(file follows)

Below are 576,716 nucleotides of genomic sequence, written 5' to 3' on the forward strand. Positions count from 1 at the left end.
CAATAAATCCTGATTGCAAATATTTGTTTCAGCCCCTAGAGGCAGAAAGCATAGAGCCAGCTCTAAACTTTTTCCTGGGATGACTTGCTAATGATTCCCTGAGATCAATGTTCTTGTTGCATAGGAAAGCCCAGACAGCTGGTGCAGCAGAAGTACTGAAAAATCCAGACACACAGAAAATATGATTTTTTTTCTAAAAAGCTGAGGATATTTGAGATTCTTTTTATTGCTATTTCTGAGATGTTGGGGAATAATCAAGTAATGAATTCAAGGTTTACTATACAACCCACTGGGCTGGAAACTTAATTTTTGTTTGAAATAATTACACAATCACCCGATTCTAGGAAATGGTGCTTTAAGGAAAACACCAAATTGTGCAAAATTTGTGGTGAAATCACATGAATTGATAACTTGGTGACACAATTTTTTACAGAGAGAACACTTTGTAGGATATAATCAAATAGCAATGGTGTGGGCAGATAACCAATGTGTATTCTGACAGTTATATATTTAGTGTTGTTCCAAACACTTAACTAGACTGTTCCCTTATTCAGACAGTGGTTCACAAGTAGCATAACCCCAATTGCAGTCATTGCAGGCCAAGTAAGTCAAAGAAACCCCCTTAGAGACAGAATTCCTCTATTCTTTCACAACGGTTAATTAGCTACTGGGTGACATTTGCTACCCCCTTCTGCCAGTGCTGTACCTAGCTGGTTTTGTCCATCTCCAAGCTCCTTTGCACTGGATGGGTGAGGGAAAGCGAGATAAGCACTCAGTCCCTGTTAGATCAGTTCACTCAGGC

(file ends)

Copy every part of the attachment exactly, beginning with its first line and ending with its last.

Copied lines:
Below are 576,716 nucleotides of genomic sequence, written 5' to 3' on the forward strand. Positions count from 1 at the left end.
CAATAAATCCTGATTGCAAATATTTGTTTCAGCCCCTAGAGGCAGAAAGCATAGAGCCAGCTCTAAACTTTTTCCTGGGATGACTTGCTAATGATTCCCTGAGATCAATGTTCTTGTTGCATAGGAAAGCCCAGACAGCTGGTGCAGCAGAAGTACTGAAAAATCCAGACACACAGAAAATATGATTTTTTTTCTAAAAAGCTGAGGATATTTGAGATTCTTTTTATTGCTATTTCTGAGATGTTGGGGAATAATCAAGTAATGAATTCAAGGTTTACTATACAACCCACTGGGCTGGAAACTTAATTTTTGTTTGAAATAATTACACAATCACCCGATTCTAGGAAATGGTGCTTTAAGGAAAACACCAAATTGTGCAAAATTTGTGGTGAAATCACATGAATTGATAACTTGGTGACACAATTTTTTACAGAGAGAACACTTTGTAGGATATAATCAAATAGCAATGGTGTGGGCAGATAACCAATGTGTATTCTGACAGTTATATATTTAGTGTTGTTCCAAACACTTAACTAGACTGTTCCCTTATTCAGACAGTGGTTCACAAGTAGCATAACCCCAATTGCAGTCATTGCAGGCCAAGTAAGTCAAAGAAACCCCCTTAGAGACAGAATTCCTCTATTCTTTCACAACGGTTAATTAGCTACTGGGTGACATTTGCTACCCCCTTCTGCCAGTGCTGTACCTAGCTGGTTTTGTCCATCTCCAAGCTCCTTTGCACTGGATGGGTGAGGGAAAGCGAGATAAGCACTCAGTCCCTGTTAGATCAGTTCACTCAGGC